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Tuesday, 25 March 1997
Page: 2966


Mr LATHAM(9.36 p.m.) —The Parliamentary Secretary (Cabinet) to the Prime Minister (Mr Miles) has raised a few points that deserve a response. What he is doing when he criticises the opposition is also criticising the MTAA, the Service Station Association and APADA. He is criticising the aspirations and suggested reforms of close to 9,000 small businesses around Australia. Yet here was the Prime Minister (Mr Howard), just a few days ago, saying that this was a government that listens and acts on the advice of small business.

Small business in the service station sector and distributor sector of this industry supports the Labor Party reforms. As for his claim that part IIIA is only devised to deal with natural monopolies, he obviously has not read the ACCC material on this. The ACCC produced a discussion paper. If you read these things as thoroughly as I do, you will notice that there is a very significant note in that discussion paper which said that part III access can apply to natural monopolies but also to natural oligopolies.

That is what the petrol industry is—a natural oligopoly where obviously there is an economy of scale such that it is not economic for a vast number of participants to construct petrol terminals in every part of Australia. It has natural oligopoly features. The ACCC, in their published guidelines and in their evidence to a parliamentary committee chaired by the member for Wannon (Mr Hawker), have said that it is totally proper to consider downstream access for natural oligopolies. So the parliamentary secretary and his advisers need to catch up with the latest ACCC advice, as I have done.

In terms of the debate about whether it is a service or a good, it is up to the parliament. This is an amendment to a statute of the parliament, and the parliament can determine whether or not the semantic arguments about services and goods hold weight at law. What this parliament would be saying is: whether you declare petrol terminals and their products as services or goods, there will be downstream access to them. That is the right of the parliament.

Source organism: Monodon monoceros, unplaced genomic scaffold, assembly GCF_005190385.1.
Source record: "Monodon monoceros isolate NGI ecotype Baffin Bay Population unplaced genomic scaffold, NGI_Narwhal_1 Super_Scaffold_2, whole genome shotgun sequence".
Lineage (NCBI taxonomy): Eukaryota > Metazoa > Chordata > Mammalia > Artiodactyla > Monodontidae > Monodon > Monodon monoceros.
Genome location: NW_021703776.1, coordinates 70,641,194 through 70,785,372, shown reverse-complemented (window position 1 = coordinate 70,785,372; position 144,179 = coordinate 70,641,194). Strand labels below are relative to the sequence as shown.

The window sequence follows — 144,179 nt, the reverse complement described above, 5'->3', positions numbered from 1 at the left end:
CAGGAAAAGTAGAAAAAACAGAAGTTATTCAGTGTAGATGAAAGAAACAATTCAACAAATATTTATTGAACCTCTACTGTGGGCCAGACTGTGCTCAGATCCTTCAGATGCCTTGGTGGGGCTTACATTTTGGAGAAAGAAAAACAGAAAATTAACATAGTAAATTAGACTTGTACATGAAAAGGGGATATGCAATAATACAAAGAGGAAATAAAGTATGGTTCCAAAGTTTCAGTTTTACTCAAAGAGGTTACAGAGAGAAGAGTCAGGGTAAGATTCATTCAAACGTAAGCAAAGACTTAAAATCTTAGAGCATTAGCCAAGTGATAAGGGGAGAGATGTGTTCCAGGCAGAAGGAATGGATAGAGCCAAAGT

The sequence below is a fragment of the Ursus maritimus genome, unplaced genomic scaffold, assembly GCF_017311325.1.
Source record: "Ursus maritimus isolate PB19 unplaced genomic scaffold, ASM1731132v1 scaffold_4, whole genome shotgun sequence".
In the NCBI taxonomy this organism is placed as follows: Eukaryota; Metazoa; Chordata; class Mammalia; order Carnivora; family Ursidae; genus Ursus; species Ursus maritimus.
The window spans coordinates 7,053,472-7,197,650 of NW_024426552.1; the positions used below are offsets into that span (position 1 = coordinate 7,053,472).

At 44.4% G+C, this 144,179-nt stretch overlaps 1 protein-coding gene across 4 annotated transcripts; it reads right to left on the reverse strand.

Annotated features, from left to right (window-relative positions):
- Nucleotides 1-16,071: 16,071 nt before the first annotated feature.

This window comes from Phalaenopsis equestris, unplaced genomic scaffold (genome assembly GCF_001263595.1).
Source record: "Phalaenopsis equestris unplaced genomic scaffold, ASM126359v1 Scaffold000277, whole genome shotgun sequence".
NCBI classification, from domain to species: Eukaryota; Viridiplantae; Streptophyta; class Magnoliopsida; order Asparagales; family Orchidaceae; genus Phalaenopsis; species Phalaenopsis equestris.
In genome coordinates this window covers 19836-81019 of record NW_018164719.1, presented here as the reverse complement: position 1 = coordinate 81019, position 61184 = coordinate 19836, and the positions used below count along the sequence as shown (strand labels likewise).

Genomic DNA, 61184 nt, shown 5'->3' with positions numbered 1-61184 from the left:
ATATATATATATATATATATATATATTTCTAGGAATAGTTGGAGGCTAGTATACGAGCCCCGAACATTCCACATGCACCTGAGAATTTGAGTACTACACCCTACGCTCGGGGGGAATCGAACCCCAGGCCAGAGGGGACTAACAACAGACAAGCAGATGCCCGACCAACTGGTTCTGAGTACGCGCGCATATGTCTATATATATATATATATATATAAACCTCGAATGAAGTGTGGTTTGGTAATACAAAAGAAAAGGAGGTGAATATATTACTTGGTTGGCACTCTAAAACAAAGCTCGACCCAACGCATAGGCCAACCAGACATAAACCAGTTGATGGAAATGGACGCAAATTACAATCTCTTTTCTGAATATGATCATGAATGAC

We are not here to have the country run by a dictionary. We are not here to have the country run by some bureaucrats looking up the finer points of the meaning of `service' and the meaning of `economic goods'. We are here to have it run by the parliament that wants to do good things in the public interest. The good thing in the public interest is to say that whether petrol terminals are a good or a service, they are essential facilities for downstream access purposes. That is what my amendments would achieve.

As for the question about retailers not being able to access the wholesale petrol because they do not own it, what is the whole point of downstream access? Of course downstream accessors do not own the upstream wholesale product. They purchase the upstream wholesale product because there is excess capacity upstream. If there is a dispute about the pricing of the purchase, it goes on to the ACCC for arbitration. This is exactly the same principle that the parliament has legislated for electricity and gas, but somehow the government has a phobia about doing it for the private sector petrol industry. On each of these things the parliamentary secretary has been shot down.

In terms of what the Labor Party has been doing about it, goodness gracious me, who do you think carried the weight of the Hilmer reforms that got part IIIA written into the Trade Practices Act? It was the Australian Labor Party. So there we were getting the access regime into the act just 18 months ago and commissioning a report from the ACCC. If we had been in government we would have acted on the ACCC report by saying it was faulty, it missed the main game, it missed the boat when it came to sensible petrol reforms and the only thing to do is use the original act to put petrol on the downstream access regime. Again the parliamentary secretary is completely shot down in flames.

On each of the matters that he has raised before the parliament, he is clearly inadequate. He cannot explain why the government one day says that it listens to small business and the next day says, `We are going to ignore the interests of 3,000 service station small businesses which are likely to go broke.' While the parliamentary secretary sits on his hands and while the Prime Minister fiddles from Kirribilli House on Sydney Harbour, these businesses go broke systematically. That will be marked down as the great black spot on the record of the Howard government. The irony of it is that the bowser boy Johnny Howard, who grew up in a small business service station family, sent them all broke.


Mr Miles —Mr Deputy Speaker, I raise a point of order. I ask that the Prime Minister be referred to in the proper manner.


Mr DEPUTY SPEAKER (Mr Mossfield) —I think the practice here is that you refer to members of this House by their correct titles. I ask the member for Werriwa to do that.

   Question put:

   That the amendments (Mr Latham's ) be agreed to.